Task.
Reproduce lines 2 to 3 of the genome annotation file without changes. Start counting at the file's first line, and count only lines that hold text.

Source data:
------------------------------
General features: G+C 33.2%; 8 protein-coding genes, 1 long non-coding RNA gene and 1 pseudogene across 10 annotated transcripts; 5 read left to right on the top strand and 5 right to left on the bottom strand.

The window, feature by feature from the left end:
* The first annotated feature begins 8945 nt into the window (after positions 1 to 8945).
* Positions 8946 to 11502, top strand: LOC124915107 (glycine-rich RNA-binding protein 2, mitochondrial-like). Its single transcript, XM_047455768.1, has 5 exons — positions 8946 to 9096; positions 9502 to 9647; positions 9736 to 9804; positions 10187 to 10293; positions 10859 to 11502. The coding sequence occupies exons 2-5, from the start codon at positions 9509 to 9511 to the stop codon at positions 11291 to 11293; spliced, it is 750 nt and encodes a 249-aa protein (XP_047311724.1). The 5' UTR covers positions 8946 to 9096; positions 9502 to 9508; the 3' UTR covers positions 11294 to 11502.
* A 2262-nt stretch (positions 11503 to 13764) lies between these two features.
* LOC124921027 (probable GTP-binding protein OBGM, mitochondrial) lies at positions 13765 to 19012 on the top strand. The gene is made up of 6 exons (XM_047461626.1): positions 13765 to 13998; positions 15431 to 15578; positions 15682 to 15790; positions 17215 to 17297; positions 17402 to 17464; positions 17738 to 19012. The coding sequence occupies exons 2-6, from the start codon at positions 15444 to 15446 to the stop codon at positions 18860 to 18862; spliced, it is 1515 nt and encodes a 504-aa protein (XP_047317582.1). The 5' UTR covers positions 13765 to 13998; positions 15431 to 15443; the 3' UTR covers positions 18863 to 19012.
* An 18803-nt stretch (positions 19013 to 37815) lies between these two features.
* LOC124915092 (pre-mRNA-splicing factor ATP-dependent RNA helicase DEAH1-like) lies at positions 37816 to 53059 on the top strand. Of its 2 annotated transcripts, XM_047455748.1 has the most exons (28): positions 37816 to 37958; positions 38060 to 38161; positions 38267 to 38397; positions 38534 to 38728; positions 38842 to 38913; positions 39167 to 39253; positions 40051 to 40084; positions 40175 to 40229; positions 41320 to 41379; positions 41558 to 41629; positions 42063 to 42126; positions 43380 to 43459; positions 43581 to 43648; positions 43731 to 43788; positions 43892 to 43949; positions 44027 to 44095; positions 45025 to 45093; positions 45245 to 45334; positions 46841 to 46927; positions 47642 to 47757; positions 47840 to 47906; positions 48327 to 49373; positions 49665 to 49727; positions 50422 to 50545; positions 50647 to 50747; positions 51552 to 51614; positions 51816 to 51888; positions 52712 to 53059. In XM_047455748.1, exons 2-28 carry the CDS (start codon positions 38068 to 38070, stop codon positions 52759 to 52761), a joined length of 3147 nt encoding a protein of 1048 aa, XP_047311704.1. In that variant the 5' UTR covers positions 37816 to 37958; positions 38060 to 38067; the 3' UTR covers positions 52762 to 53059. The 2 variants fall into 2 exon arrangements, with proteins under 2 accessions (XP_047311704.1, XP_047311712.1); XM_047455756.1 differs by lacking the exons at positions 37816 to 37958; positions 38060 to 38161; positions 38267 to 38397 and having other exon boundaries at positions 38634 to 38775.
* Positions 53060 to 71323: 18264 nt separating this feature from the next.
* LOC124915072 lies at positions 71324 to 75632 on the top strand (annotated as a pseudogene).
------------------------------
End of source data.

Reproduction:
The window, feature by feature from the left end:
* The first annotated feature begins 8945 nt into the window (after positions 1 to 8945).